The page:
Desire Paths in Digital Spaces

It is a lovely thing to follow a dirt track across a park from one side to the other. It feels wayward, it satisfies a delinquent urge to deviate from the suggested route.

There are few maps as we wrestle to make sense, establish order and chart courses through online spaces, and it’s time to remind ourselves that there are good reasons to carve our own connections and pathways and perhaps even, create digital desire paths.

London Fields desire path With Associates CC BY-NC-SA 2.0

Urban planners try to anticipate the paths which will appear naturally as people decide for themselves the most direct and convenient routes to take. We see them most usually across parks and open spaces, linking buildings, as shortcuts or routes to common destinations.

Desire paths are formed from an act of simple disobedience, often we don’t walk in straight lines or turn at ninety degree angles and if we want to go from A to B then we do. These routes are democratic, open and sometimes kinder. It’s common to see a path down a slope adjacent to steps. As the name suggests, there’s frisson of pleasure, a moment of delight in walking a desire path, a little hit.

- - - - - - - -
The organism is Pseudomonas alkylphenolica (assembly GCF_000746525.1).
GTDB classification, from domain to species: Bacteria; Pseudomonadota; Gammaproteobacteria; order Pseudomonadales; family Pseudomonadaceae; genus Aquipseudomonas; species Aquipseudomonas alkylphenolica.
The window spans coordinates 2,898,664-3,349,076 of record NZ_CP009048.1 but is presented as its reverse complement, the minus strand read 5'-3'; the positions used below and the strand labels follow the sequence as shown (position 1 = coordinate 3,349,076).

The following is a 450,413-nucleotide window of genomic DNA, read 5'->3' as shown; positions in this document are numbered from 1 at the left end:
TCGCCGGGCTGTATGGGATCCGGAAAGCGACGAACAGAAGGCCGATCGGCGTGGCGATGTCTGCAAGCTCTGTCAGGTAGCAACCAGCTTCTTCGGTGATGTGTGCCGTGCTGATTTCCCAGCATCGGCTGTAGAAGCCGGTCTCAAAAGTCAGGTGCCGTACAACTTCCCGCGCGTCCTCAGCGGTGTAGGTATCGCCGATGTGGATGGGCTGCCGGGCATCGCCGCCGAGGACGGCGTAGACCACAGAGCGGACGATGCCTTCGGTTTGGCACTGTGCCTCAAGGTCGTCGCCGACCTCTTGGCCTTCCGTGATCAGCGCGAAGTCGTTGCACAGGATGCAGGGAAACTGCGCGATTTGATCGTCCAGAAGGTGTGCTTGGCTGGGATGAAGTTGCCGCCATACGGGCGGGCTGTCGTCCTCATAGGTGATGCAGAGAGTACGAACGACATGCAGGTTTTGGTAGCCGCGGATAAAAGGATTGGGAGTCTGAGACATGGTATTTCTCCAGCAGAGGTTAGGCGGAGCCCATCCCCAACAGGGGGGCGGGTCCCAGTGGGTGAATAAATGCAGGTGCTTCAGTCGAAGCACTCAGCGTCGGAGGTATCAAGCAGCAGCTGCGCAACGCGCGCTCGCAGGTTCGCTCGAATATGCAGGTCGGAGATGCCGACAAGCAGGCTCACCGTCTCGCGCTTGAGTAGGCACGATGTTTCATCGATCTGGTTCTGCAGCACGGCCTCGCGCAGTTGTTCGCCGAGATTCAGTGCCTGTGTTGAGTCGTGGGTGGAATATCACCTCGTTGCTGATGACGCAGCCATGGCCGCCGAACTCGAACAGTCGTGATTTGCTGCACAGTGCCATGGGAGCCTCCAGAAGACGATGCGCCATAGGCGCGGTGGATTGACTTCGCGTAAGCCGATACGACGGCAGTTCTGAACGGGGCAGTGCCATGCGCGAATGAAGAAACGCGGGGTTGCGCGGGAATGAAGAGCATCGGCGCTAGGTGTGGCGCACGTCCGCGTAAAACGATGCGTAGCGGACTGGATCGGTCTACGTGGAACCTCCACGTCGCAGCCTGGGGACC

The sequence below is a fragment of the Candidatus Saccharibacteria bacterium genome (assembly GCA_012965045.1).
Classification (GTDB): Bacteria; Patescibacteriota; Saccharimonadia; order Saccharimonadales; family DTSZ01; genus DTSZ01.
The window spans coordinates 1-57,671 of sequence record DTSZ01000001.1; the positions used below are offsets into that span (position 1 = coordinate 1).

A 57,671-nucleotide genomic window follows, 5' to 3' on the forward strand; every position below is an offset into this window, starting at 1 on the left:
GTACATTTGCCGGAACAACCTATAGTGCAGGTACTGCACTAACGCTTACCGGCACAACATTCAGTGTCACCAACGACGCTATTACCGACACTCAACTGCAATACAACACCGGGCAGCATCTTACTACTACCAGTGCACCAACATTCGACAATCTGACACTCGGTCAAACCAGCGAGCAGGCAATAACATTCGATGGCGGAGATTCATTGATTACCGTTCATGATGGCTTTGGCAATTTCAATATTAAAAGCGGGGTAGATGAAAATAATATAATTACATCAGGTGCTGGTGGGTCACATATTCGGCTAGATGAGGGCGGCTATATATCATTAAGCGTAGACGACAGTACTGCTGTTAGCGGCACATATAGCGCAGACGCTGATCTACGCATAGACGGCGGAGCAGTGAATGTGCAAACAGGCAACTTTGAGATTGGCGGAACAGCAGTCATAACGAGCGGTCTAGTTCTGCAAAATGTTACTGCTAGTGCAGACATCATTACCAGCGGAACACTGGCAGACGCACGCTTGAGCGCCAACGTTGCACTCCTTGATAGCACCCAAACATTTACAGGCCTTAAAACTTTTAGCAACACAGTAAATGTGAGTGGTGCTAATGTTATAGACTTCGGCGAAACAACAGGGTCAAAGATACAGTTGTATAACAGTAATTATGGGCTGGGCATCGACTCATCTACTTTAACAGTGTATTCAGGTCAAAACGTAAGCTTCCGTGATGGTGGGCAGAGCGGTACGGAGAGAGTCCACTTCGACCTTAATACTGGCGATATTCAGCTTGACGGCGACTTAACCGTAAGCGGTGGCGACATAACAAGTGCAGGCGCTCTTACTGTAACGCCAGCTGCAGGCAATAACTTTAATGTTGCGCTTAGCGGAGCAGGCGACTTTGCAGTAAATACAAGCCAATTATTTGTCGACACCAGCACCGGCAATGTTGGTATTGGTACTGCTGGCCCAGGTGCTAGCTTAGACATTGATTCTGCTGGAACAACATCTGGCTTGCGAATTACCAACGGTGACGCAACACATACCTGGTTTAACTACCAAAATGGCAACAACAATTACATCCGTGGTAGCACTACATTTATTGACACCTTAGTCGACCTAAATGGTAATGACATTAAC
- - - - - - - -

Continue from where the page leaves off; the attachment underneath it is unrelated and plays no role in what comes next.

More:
Even the motorways that cut through the countryside started out as simple paths, animal tracks across fields that were paved as the traffic increased, as the loads people carried increased, as we moved from walking to horse and cart, carriage, bicyles, cars, lorries and trains.

Is this something that we’re still doing? Are we creating digital desire paths? Lines of communication, systems, ways of working that are simpler, quicker and easier? Does the internet enable us to link ideas in the shortest most simple and seemingly obvious way? We find ourselves removing something, refining something, changing something or creating something entirely new.

I like the idea that art can be made anywhere, perhaps seen by few people, or not recognised as art when they do.
Richard Long

Our start and end points aren’t usually as clear as in geographic spaces. A desire path never meanders, it never takes a winding course. Although it’s a psycho-geography, no desire path was ever created without knowing where it was leading to.

We see these paths appearing in education and technology, between the commercial and not-for-profit, between individuals and groups. Let’s try to create networks that are as desire paths, democratic, connected and emerging, chosen by the people using these spaces, shaped through the structures built for us and by us.

It only takes a few people to create a path, they form when we see a common solution, a route that just makes sense. We need to find better ways to communicate and talk to each other, send messages and deliver ideas. We need to find ways to better establish relationships between spaces, collaborate and share as much as possible.

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